Iran eyeing Russian Su-35s for biggest potential fighter purchase in 30 years


The Islamic Republic of Iran Air Force (IRIAF) is considering buying Russian Su-35 Flanker-E fighter jets, according to its commander, Brigadier General Hamid Vahedi. It would be Iran’s largest acquisition of fighter jets in more than 30 years if allowed.

“The issue is on the agenda and we hope to be able to get these Gen 4++ (4.5) fighters in the future,” Vahedi said. Told Borna news agency on September 4.

He stressed that it is the general staff of the armies who will make the final decision rather than the air force. Furthermore, the IRIAF will most likely need an additional green light from Iran’s paramilitary Islamic Revolutionary Guard Corps (IRGC), the strongest armed force in the country. The IRGC has consistently favored other projects, such as the development of indigenous armed drones and ballistic missiles, rather than importing weapons to modernize Iran’s regular armed forces.

Vahedi also clarified that the IRIAF now wants Su-35s rather than Su-30s. Since late 2021, there have been rumors that Iran will buy 24 Su-35s that Russia originally built for Egypt. These rumors have resurfaced in light of Vahedi’s latest statement and amid increased Russian-Iranian military cooperation unprecedented since the former’s invasion of Ukraine.

In mid-August, Iran gave Russia its first batch Shahed-129/191 and Mohajer-6 armed drones under a deal first unveiled by the White House in July. The delivery and Vahedi’s statement followed speculation that Tehran was supplying Moscow with much-needed attack drones for its war in Ukraine in exchange for Su-35s to modernize Iran’s antiquated air force.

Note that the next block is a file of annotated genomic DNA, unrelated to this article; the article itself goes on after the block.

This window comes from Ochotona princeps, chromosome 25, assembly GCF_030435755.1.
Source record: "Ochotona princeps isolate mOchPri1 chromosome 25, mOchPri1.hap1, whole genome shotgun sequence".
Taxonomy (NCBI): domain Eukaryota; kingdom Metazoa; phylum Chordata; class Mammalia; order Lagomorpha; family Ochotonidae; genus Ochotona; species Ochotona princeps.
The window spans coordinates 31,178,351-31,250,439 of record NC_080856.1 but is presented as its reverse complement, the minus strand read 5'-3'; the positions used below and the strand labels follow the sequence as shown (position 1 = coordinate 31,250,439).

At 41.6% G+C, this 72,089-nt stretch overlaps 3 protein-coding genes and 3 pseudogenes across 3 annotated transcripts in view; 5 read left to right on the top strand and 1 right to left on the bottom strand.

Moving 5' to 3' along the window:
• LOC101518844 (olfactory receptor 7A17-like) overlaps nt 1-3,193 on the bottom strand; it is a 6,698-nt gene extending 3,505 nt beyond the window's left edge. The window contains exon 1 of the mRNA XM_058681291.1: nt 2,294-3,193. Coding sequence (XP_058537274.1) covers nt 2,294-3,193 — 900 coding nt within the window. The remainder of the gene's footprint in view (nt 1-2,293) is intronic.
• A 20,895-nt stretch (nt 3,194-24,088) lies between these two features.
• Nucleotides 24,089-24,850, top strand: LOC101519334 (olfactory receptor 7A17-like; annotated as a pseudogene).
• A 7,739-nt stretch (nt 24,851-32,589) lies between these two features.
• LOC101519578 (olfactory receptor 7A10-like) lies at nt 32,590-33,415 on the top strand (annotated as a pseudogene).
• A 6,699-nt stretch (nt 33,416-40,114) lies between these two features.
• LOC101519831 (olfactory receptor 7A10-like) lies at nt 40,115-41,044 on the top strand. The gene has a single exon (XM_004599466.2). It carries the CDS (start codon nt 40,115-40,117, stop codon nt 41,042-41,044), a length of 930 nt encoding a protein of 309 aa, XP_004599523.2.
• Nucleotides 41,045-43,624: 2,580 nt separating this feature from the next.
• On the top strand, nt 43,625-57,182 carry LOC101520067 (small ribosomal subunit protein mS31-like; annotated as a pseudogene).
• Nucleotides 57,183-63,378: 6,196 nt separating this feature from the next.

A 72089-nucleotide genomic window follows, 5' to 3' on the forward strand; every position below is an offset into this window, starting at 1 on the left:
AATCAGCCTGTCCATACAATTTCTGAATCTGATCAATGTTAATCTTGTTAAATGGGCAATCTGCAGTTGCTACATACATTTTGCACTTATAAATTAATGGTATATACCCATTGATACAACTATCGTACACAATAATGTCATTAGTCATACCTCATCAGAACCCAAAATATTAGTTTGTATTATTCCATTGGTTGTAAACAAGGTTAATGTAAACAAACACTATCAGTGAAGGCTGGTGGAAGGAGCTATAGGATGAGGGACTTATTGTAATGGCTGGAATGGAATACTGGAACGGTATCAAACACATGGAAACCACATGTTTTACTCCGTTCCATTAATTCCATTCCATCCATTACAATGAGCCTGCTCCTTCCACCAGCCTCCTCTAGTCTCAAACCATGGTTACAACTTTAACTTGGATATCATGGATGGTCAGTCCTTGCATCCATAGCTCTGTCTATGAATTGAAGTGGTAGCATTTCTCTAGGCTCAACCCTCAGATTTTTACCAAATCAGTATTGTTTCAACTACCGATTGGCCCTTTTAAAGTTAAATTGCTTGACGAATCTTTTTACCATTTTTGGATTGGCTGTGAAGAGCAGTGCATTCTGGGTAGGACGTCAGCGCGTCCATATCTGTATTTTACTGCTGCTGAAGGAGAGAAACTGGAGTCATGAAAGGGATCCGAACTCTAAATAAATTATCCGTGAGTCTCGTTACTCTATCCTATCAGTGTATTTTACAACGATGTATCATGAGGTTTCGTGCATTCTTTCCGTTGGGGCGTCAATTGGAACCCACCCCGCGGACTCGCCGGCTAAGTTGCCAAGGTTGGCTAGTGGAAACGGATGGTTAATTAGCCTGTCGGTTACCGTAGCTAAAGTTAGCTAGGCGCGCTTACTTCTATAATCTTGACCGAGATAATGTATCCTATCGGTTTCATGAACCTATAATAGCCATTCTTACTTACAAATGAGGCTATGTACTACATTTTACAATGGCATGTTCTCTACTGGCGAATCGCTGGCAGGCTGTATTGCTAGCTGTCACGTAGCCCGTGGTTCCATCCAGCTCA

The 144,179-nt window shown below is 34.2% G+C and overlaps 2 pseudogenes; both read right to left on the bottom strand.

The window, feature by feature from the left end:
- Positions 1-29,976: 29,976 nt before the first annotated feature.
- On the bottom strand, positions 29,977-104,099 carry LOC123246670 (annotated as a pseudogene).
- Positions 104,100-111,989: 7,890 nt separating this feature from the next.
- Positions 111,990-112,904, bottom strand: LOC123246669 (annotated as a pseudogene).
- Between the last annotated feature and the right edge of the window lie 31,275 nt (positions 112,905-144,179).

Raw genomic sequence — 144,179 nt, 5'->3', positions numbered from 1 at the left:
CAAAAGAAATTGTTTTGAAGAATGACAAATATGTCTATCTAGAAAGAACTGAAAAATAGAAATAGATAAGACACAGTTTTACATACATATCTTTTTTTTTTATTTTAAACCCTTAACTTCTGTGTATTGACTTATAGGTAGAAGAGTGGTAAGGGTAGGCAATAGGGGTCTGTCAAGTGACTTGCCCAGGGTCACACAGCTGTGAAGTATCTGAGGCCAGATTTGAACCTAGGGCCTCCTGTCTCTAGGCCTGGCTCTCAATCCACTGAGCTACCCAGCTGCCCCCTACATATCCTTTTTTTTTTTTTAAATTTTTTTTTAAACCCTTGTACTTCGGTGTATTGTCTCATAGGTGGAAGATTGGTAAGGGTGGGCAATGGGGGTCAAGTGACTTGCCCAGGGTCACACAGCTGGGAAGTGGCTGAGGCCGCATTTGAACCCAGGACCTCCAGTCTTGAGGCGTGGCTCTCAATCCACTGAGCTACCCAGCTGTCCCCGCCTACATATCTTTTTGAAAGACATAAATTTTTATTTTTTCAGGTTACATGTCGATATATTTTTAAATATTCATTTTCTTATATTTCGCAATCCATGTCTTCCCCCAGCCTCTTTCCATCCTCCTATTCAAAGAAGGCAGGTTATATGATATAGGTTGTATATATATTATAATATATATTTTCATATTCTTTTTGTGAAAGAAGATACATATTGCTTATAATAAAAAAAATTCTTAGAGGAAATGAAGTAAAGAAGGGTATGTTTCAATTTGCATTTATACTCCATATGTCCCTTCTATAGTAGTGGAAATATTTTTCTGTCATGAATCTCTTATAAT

It is also rumored that after Tehran acquires its first two dozen factory-fresh Su-35s from Russia, it could aim to produce more than 30 more Flankers locally to meet the IRIAF’s need for at least 60 new hunters.

At the beginning of 2021, it was reported that Iran was looking for 36 J-10C fighters from China. Interestingly, these 36 Chinese Generation 4.5 jets along with the 24 Su-35s that Tehran reportedly sought in Moscow later that year also add up to a total of 60 aircraft. If Iran had hoped to buy both, it would have been in line with very reasonable predictions made in recent years that Tehran might seek to protect itself by acquiring a mix of modern Russian and Chinese aircraft rather than becoming too dependent on Moscow or Beijing.

However, China was reluctant to trade J-10Cs for oil under a barter trade offered by Iran. On the other hand, Russia seems much more open than ever to expanding military-technical cooperation in light of the significant economic sanctions it has incurred for invading Ukraine. Therefore, Moscow may have offered Tehran more advantageous arrangements regarding the acquisition, or even the co-production, of its most advanced 4.5 generation fighter jets.

A series of accidents are increasingly plaguing Iran’s vintage air force. One of its older F-14A Tomcats acquired before the 1979 revolution crashed in the central Iranian city of Isfahan in June due to engine malfunction. Older American-built Iranian F-4s and F-5s, as well as Soviet-built Sukhois and MiGs, have also been lost in similar crashes in recent years, a clear pattern that increasingly demonstrates that the fleet of existing Iranian fighter jets is at the end of its tether.

The last time Iran imported new jets was in 1990, when it bought a simple 18 MiG-29A hardpoints and 12 Su-24MK gunners of the moribund Soviet Union. (Later, by chance, he confiscated Iraqi MiG-29s and French-made Dassault Mirage F1s, which had flown to Iran from Iraq during the 1991 Persian Gulf War, and integrated them into the IRIAF .)

As part of its increased defense cooperation with Russia, Iran is reportedly looking to upgrade its obsolete Fulcrums to the MiG-29SMT standard, which could allow them to continue operating for a few more years until that Tehran finally has new, more efficient generation 4.5 fighters. .

Either way, any acquisition of new fighter jets in the near future would undoubtedly be a significant development warmly welcomed by this neglected branch of Iran’s armed forces.

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